Pack your essentials

Substitute words for packaging may come and go, but Richard Williams believes that ideas-based design, which appeals to our senses, still sells products from the shelves

During Margaret Thatcher’s first Election victory in 1979, much was made of a grocer’s daughter making it to Number 10. In these egalitarian days, why is it that the British view grocers and grocery as, well, a bit grubby? It’s a world that we designers simply don’t inhabit comfortably.

That’s probably why we are a bit sniffy about packaging. It’s not quite us. The lush world of the corporate boardroom, consulting for the movers and shakers is where we naturally feel at ease. We’re so ashamed of packaging that we’ve even tried to re-christen it brand communicationsí or on-shelf presence – some daft git even called it “product uniform”. In reality, we are lumbered with the “P” word and destined forever to be the recipients of unwanted bottle samples and subscription demands from Flute and Palletisation Monthly.

In spite of the huge threat to its very existence from the environmental movement and the chinless wonders in the City of London being seduced by nerdy school-leavers, ending up valuing MyScoutTent.com more than Unilever, Mars and Proctor & Gamble put together, packaging has never been healthier. Whyí you might ask?

Well, “chinless” lost his shirt and has reverted to defensive stocks. Suddenly the brands we know and love, can feel and see, are back in favour in a big way and confidence has returned to the market. Selling products from the shelf, rather than on-screen, is no longer unfashionable, but things have changed.

There is a new breed of entrepreneurialminded, enlightened client in marketing who hasn’t been inculcated with the view that packaging is a mere support act. Instead, they see it as the very engine of a brand’s being. They don’t see the old stalwarts of logo size, ownership of a colour and appetising food shotí as being the way to reach the hearts and minds of a jaded shopper. Increasingly, they understand that ideas-based design for packaging is much more effective, because it delivers what my first boss called, memory retention value – now cutely called “brand cookies”. These are just like those little “cookies” on your computer that, uninvited, drop on to your hard disk, once you’ve been on a website. Similarly, “brand cookies” are the messages that your brain stores once you’ve seen a pack and power up each time you encounter the brand. Of course, if the pack looks like everything else on the market, you’ll just filter it out like any noise that doesn’t mean anything, but strong ideas are never forgotten.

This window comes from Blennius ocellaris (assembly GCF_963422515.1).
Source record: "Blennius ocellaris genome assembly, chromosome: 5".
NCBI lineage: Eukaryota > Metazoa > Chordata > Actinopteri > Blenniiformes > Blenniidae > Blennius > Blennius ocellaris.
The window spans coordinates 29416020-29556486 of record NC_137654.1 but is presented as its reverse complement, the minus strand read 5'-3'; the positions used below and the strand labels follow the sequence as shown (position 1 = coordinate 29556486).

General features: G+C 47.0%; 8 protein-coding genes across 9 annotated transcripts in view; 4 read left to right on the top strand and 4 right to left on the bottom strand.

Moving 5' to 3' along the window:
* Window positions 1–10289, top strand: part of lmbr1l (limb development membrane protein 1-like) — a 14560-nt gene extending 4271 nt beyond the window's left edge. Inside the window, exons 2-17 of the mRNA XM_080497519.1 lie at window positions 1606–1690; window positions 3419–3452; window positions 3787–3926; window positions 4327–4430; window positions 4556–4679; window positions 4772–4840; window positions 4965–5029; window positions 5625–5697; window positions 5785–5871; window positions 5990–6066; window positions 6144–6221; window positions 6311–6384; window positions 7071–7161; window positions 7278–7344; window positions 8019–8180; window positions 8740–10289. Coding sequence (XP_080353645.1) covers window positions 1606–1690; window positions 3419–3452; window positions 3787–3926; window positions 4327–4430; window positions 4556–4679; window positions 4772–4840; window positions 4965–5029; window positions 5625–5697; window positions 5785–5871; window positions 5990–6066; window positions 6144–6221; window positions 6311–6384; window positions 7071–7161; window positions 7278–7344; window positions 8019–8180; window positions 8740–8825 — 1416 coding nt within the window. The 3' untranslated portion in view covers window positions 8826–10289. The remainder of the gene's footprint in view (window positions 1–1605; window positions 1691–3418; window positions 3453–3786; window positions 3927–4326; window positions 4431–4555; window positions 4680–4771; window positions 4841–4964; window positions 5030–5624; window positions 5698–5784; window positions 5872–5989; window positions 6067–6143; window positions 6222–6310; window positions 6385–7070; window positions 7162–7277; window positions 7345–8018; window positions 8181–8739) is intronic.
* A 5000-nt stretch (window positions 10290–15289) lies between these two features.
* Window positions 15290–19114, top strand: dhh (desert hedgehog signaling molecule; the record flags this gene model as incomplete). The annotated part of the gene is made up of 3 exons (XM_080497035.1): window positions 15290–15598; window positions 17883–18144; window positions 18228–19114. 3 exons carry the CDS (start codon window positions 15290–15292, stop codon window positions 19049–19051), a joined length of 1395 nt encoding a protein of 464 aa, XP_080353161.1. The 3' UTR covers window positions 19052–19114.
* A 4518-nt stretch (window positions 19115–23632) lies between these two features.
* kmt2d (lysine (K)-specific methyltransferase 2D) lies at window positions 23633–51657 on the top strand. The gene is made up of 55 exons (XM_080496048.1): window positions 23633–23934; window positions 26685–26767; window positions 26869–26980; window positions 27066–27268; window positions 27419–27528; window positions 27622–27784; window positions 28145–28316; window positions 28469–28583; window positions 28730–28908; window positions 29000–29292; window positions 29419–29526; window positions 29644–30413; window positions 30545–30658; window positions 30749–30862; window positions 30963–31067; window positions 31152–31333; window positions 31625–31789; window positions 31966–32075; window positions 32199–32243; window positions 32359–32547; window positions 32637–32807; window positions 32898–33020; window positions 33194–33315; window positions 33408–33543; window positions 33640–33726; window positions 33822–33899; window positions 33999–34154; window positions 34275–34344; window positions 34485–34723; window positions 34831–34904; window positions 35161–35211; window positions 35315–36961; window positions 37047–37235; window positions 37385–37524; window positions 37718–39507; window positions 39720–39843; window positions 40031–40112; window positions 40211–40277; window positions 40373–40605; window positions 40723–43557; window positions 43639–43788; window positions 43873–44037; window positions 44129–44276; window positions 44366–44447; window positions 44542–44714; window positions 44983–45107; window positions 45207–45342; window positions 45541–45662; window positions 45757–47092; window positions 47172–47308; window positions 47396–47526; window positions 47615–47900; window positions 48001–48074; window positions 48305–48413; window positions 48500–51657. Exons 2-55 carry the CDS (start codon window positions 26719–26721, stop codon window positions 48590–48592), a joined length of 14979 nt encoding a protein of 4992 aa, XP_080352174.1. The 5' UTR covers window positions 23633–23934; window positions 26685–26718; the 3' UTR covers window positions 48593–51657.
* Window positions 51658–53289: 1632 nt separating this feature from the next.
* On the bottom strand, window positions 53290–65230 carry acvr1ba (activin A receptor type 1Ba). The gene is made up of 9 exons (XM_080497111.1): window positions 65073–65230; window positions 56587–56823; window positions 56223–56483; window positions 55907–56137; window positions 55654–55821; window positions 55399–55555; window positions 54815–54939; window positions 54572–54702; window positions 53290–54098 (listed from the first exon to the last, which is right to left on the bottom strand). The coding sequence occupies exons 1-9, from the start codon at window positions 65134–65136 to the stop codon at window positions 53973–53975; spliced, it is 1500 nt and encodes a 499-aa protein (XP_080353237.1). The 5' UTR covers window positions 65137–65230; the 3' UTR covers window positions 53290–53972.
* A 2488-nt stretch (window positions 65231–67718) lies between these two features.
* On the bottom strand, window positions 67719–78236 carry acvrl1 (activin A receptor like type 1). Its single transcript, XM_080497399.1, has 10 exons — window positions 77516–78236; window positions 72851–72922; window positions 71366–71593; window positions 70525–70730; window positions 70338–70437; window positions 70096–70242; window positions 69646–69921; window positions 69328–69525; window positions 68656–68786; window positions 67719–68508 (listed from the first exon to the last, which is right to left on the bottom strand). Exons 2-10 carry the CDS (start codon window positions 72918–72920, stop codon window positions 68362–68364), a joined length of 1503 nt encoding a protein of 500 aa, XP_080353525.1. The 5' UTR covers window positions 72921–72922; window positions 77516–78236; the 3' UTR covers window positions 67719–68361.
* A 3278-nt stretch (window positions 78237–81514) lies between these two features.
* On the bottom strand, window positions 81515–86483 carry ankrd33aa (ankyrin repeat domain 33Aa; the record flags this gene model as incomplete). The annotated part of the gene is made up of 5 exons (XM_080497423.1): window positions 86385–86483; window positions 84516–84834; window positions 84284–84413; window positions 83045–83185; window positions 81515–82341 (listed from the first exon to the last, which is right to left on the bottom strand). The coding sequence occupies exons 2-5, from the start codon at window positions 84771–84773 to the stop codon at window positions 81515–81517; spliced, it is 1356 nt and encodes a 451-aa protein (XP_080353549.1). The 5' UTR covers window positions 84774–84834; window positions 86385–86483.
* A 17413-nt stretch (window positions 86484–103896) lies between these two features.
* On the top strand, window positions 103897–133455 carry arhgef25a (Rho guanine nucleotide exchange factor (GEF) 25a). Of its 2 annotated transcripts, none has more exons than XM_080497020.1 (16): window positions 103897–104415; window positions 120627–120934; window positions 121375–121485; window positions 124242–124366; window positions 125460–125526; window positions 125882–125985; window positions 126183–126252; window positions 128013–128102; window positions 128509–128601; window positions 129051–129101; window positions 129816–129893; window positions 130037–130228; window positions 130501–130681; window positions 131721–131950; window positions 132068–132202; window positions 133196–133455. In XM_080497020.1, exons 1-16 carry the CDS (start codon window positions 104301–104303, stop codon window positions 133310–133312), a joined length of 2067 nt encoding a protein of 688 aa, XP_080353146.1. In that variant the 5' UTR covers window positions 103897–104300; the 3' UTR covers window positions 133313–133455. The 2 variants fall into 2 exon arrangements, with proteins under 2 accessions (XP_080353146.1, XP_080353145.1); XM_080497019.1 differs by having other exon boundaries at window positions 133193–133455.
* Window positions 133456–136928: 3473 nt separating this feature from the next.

Here’s a test to prove the point. What is (a) the milk drink that looks like a cow? (b) the pizza brand with a big pizza on? Answer: (a) Frijj and (b) any old pizza.

While design consultancies have been involved in packaging for decades, we seem to have only just started to explore what it really can do. In this time-starved world and with the quest to strip costs out of every part of the process, both designers and manufacturers have forgotten the tremendous importance of the human senses, of ritual in the consumption of a product and of the power of words. These remain the ignored gems of brand packaging.

The moment you pick up a product your fingers send messages to your brain about how much it weighs, its temperature, what the packaging is made of, the surface texture and what form the product takes. Such is the sensitivity of the human finger that you don’t even need to see the product to sense its value and its purpose. In the rush to mass production we’ve forgotten our senses. I believe that during this century, production will focus around tailoring mass-market products to meet our individual needs and we will demand that packaging reflects our mood and needs at any one time. This mass niche-marketing will place great demands on the designer to understand how packaging can best reflect mood and emotion.

Neither are we exploring the use of ritual in product consumption. How do you unwrap a Kit Kat? How do you break it, do you run your fingernail down the silver and snap off one or two fingers? Do you share it? What about Jaffa Cakes? Do you secrete the orangey bit in your cheek, how big are the bites you take? These are classic ritualistic products, which most likely came about by accident, but think what a sense of difference can be achieved in most sectors by enhancing the joy of opening and using a product. In a bid for what I am sure is cost-cutting, Nestlé has repackaged Kit Kat in a flow wrap. This is nothing short of a crime in my book.

Think too about words and tone of voice. Every human has an individual voice and intonation, so why don’t brands? We have the chance to create inextricable links between how products look and what they say.

I have a strong sense that packaging design, as a way of connecting with consumers, has a very bright future. As long as people choose to buy products from shops for themselves and those they care about. Then it will be a key discipline for people involved in marketing. The key is to unlock its true potential.

Richard Williams is managing partner at Williams Murray Hamm

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